In case you hadn’t heard, word came down yesterday that Rupert Sanders is attached to direct the live-action American redo of Ghost in the Shell. Given that Sanders has only directed one movie (Snow White and the Huntsmen) and is known as much for his affair with Kristen Stewart as anything else, it’s a move that screams “unmotivated corporate cash-in!” And I have no reason to think Sanders won’t do a decent job, but he also doesn’t seem like the sort of filmmaker that has a really unique stamp to put on any given project; he seems more the sort to just take work-for-hire jobs and then execute them as well as possible. And in thinking about this, I was reminded of all the hoopla and vitriol surrounding the recent attempts at a live-action Akira, and found myself reconsidering the unending difficulty of how to make adaptations work. So if you’ll permit me, I’ll explore that topic after the jump:
On January 19, 2012- two years ago yesterday- I met my amazing girlfriend Shiran in person for the first time. We’ve been through a lot together in these two years, and I’m sure we’ll go through a lot more in years yet to come, and one of the biggest factors in our relationship has been movies. From our initial bonding over shared tastes through movies seen together for the first time to movies shared with each other, film has been one of the keys to our terrific time together.
It’s appropriate, then, (especially in the midst of Sundance and Slamdance) that one of her gifts to me for this anniversary was to organize what she termed the “Falling in Love Film Festival.” It’s a collection of movies that correspond to major events in our lives, and as we’ve been watching them over this weekend it’s struck me just how much these movies represent us in various ways, and how many of them also speak to our shared experiences in film. And I felt like it’d be something worth commemorating on this blog (something that Shiran encouraged me to do in the first place). Join me after the jump, as I ramble about my relationship via movies (with some spoilers):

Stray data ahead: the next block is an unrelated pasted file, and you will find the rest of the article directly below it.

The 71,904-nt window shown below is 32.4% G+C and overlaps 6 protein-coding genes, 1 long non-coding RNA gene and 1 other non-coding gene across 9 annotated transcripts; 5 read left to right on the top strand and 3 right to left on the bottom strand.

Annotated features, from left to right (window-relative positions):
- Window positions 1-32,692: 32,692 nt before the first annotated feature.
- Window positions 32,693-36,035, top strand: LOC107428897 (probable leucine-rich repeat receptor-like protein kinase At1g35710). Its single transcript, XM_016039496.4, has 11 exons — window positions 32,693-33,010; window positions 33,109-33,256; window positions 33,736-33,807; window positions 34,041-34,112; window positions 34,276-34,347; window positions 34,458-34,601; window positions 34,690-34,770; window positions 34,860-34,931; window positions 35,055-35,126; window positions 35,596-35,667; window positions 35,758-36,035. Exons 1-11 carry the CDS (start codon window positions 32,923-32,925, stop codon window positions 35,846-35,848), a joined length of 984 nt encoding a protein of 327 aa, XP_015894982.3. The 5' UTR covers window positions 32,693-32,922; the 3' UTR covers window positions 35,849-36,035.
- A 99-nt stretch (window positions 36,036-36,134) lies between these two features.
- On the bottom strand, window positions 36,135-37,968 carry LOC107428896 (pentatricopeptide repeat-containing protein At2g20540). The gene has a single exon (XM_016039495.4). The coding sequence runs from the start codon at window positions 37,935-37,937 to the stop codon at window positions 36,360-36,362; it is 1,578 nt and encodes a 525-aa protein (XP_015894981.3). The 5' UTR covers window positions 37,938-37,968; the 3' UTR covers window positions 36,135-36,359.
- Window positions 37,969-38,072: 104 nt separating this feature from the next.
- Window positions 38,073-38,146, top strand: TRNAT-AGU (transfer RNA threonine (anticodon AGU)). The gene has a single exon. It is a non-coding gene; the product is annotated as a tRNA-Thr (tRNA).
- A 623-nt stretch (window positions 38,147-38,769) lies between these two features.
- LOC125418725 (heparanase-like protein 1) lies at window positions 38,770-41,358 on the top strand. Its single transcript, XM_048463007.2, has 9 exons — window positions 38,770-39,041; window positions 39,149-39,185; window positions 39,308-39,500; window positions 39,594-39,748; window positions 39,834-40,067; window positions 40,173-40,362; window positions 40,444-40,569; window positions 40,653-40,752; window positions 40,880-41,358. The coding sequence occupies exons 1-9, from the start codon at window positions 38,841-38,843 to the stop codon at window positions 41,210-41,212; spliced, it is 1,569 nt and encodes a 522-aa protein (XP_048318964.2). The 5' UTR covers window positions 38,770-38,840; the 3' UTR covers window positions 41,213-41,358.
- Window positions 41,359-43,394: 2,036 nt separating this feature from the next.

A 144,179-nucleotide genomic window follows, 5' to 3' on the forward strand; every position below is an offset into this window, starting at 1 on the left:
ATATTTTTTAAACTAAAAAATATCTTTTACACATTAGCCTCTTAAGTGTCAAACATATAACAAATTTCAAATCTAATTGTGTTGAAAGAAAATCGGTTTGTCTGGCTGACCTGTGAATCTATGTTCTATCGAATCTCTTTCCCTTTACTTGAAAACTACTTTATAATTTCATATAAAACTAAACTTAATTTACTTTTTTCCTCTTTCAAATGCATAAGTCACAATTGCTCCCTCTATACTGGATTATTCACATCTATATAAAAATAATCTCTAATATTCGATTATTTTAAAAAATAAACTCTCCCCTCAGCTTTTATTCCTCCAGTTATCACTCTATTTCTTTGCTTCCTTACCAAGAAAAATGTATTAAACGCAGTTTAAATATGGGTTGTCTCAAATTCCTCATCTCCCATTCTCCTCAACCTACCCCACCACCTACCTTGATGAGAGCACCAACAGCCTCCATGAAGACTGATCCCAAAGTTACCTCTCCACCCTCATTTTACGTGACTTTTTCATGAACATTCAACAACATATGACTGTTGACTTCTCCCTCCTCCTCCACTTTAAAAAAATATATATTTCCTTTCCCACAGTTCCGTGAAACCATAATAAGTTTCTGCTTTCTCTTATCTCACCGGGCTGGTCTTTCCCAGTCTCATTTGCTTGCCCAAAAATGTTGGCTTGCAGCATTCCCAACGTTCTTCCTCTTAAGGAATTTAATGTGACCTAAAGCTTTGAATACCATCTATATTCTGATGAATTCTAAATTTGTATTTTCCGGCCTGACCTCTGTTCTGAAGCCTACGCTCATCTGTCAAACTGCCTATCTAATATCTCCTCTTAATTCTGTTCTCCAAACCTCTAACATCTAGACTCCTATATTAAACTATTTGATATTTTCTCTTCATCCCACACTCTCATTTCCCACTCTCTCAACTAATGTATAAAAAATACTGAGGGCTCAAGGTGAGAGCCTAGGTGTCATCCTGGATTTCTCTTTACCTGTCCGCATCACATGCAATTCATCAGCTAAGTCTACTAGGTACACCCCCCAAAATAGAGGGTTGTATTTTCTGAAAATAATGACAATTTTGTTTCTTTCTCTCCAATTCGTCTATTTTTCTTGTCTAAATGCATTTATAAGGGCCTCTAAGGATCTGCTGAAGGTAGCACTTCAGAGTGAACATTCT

So in case you didn’t notice, 2013 was a big year for women at the movies. The Hunger Games: Catching Fire was (in America) the highest-grossing movie of the year, with Frozen and Gravity also among the top 10 grossers. All of this would suggest that female-led movies- even action-adventure/genre ones- are fully capable of drawing a broad audience, despite the prevailing Hollywood “wisdom” to the contrary. Thankfully, 2014 is perfectly poised to build on these recent successes, and the end result should be more big movies with female heroes, and more female characters that are more than just pretty faces to be rescued. My reasons why after the jump:
With 2013’s movies (mostly) behind us and 2014 getting off to a slow start, my mind has turned to a tiresome self-reflective place about my relationship with (and taste in) movies. In looking over both the movies I loved last year and the movies I’m excited for this year, I feel myself doubting and questioning what I want out of movies, and what differentiates me from my cinephile kin. So, I decided to ramble on about that publicly for a little bit. Plenty of navel-gazing after the jump:
I guess it’s a good thing I have all those 2013 movies to catch up on, because this month is BLEAK. Not that that’s anything new; January has been and always will be the barren celluloid wasteland where ill-advised studio schlock goes to die. It takes an effort to really dig through the crap and find anything worth shelling out the cash to sit in a theater and watch something this time of year, but I’ll do it so you don’t have to. My (extremely short) list after the jump:
Happy New Year folks! Apologies for the slack in postings, as I’ve spent the last couple of weeks celebrating the holidays and catching up on movies from this year in preparation for this very list. With the year ending, the time has come to reflect back on the movies I’ve seen and consider which ones moved me, excited me, and inspired me the most. HOWEVER, before we get into which movies those are, it should be clear that these are my favorite movies, not the ones that I necessarily consider to be the best. And I’ll explain the difference on my way to my Favorite Movies of 2013, after the jump.